Welfare is a type of government support intended to ensure that members of a society can meet basic human needs such as food and shelter. Social security may either be synonymous with welfare,[a] or refer specifically to social insurance programs, which provide support only to those who have previously contributed (e.g. most pension systems), as opposed to social assistance programs, which provide support on the basis of need alone (e.g. most disability benefits). The International Labour Organization defines social security as covering support for those in old age, support for the maintenance of children, medical treatment, parental and sick leave, unemployment and disability benefits, and support for sufferers of occupational injury.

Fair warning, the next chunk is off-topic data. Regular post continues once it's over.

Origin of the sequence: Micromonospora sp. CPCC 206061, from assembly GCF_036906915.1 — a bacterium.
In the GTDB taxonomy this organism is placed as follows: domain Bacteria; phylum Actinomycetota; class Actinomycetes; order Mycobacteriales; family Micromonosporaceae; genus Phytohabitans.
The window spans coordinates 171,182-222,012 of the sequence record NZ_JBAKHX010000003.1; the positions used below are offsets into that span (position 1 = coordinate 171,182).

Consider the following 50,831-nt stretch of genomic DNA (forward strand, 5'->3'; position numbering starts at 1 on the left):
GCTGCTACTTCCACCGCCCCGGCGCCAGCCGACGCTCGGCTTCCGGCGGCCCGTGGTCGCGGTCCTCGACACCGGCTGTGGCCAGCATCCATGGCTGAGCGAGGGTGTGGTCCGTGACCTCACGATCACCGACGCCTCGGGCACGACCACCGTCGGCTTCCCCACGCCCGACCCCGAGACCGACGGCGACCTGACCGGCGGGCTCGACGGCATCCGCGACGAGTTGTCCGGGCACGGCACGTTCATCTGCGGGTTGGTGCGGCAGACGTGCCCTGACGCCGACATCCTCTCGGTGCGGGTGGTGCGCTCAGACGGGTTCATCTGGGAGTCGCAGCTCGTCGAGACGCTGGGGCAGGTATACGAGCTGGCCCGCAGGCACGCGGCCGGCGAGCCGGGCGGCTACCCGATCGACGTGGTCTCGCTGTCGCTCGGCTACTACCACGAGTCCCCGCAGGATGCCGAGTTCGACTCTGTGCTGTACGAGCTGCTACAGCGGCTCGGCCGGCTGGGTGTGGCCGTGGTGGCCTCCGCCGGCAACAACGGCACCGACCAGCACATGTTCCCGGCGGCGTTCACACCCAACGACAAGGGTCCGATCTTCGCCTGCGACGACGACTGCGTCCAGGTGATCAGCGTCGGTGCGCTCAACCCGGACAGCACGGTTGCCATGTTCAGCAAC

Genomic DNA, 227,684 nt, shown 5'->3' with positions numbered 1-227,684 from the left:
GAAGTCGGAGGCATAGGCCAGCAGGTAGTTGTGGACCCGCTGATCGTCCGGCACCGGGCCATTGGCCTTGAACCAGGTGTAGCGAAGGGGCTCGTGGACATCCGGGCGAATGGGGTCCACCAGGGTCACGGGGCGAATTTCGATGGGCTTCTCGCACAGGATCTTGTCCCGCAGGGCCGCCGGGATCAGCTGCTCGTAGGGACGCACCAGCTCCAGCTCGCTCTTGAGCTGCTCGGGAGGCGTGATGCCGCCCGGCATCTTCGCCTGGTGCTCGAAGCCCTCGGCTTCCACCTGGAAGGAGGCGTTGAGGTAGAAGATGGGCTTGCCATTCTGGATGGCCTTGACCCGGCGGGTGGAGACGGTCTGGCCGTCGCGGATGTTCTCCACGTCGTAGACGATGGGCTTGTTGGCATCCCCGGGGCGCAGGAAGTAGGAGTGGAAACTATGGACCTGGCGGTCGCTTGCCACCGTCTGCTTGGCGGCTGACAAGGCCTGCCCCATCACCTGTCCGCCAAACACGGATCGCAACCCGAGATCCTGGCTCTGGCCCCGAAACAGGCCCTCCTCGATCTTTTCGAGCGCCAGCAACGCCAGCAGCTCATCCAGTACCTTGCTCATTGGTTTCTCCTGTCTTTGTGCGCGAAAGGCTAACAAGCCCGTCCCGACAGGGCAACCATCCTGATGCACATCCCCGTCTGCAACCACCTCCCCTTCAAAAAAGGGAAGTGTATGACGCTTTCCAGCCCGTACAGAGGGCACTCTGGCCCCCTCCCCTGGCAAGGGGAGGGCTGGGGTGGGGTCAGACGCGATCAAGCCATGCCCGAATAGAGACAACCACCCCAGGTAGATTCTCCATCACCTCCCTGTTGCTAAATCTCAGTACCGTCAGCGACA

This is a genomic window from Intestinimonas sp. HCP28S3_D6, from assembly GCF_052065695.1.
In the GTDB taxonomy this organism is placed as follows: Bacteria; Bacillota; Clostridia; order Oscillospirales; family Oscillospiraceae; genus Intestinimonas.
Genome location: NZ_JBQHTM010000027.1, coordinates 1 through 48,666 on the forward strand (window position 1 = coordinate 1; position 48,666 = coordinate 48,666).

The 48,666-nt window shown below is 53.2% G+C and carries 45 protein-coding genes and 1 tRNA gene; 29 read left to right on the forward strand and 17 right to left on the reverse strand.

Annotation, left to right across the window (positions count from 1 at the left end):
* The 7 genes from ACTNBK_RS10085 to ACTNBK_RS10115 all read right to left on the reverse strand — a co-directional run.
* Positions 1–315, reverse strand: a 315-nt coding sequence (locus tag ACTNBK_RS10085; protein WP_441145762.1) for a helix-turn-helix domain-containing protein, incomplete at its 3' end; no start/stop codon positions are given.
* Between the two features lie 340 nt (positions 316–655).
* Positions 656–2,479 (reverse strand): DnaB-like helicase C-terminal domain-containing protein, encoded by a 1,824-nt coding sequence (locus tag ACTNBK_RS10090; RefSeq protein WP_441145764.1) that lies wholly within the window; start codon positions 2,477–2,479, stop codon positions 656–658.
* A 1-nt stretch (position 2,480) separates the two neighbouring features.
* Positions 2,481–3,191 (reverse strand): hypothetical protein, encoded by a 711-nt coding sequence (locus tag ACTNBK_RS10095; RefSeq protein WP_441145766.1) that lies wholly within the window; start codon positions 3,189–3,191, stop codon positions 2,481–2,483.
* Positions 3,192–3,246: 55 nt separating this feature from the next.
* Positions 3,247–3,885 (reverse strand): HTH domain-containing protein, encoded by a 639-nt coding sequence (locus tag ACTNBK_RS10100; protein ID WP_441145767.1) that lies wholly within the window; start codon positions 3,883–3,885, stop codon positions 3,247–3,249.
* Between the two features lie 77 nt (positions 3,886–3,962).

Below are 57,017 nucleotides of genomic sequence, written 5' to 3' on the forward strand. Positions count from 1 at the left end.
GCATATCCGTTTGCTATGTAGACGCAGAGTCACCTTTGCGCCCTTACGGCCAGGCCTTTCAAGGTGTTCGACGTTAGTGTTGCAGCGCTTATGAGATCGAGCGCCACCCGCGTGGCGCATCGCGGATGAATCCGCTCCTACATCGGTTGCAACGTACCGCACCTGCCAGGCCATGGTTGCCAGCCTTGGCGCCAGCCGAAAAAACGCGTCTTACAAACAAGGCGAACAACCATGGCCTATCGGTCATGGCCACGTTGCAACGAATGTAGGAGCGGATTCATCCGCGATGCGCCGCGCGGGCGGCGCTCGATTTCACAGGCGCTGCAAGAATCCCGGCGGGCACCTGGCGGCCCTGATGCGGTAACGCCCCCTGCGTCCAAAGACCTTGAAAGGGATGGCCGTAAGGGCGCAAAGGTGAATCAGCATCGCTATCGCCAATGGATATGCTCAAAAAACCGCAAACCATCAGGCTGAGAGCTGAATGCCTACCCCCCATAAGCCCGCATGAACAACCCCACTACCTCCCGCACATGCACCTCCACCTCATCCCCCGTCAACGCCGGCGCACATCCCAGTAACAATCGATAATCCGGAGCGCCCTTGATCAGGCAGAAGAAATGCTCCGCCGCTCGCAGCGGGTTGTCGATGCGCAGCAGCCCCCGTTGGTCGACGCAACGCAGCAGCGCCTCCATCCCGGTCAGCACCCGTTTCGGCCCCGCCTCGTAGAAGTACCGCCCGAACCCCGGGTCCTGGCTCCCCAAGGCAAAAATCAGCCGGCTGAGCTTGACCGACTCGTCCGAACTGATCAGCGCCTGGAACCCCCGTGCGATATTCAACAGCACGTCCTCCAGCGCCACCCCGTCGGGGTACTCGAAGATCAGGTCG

More broadly, welfare may also encompass efforts to provide a basic level of well-being through free or subsidized social services such as healthcare, education, vocational training and public housing. In a welfare state, the State assumes responsibility for the health, education, and welfare of society, providing a range of social services such as those described.
The first welfare state was Imperial Germany (1871–1918), where the Bismarck government introduced social security in 1889. In the early 20th century, the United Kingdom introduced social security around 1913, and adopted the welfare state with the National Insurance Act 1946, during the Attlee government (1945–51). In the countries of western Europe, Scandinavia, and Australasia, social welfare is mainly provided by the government out of the national tax revenues, and to a lesser extent by non-government organizations (NGOs), and charities (social and religious). A right to social security and an adequate standard of living is asserted in Articles 22 and 25 of the Universal Declaration of Human Rights.[b]